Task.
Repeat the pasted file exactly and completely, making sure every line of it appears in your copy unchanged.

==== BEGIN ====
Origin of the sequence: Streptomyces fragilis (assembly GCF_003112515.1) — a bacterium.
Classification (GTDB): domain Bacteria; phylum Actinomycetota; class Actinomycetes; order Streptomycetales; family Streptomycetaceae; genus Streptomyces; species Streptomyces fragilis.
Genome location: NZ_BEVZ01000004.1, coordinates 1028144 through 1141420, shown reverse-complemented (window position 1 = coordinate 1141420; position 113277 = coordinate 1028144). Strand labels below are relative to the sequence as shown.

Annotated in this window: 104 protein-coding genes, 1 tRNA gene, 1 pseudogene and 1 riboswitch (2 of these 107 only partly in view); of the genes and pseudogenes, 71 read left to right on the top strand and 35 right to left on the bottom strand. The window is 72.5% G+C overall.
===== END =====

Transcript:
Origin of the sequence: Streptomyces fragilis (assembly GCF_003112515.1) — a bacterium.
Classification (GTDB): domain Bacteria; phylum Actinomycetota; class Actinomycetes; order Streptomycetales; family Streptomycetaceae; genus Streptomyces; species Streptomyces fragilis.
Genome location: NZ_BEVZ01000004.1, coordinates 1028144 through 1141420, shown reverse-complemented (window position 1 = coordinate 1141420; position 113277 = coordinate 1028144). Strand labels below are relative to the sequence as shown.

Annotated in this window: 104 protein-coding genes, 1 tRNA gene, 1 pseudogene and 1 riboswitch (2 of these 107 only partly in view); of the genes and pseudogenes, 71 read left to right on the top strand and 35 right to left on the bottom strand. The window is 72.5% G+C overall.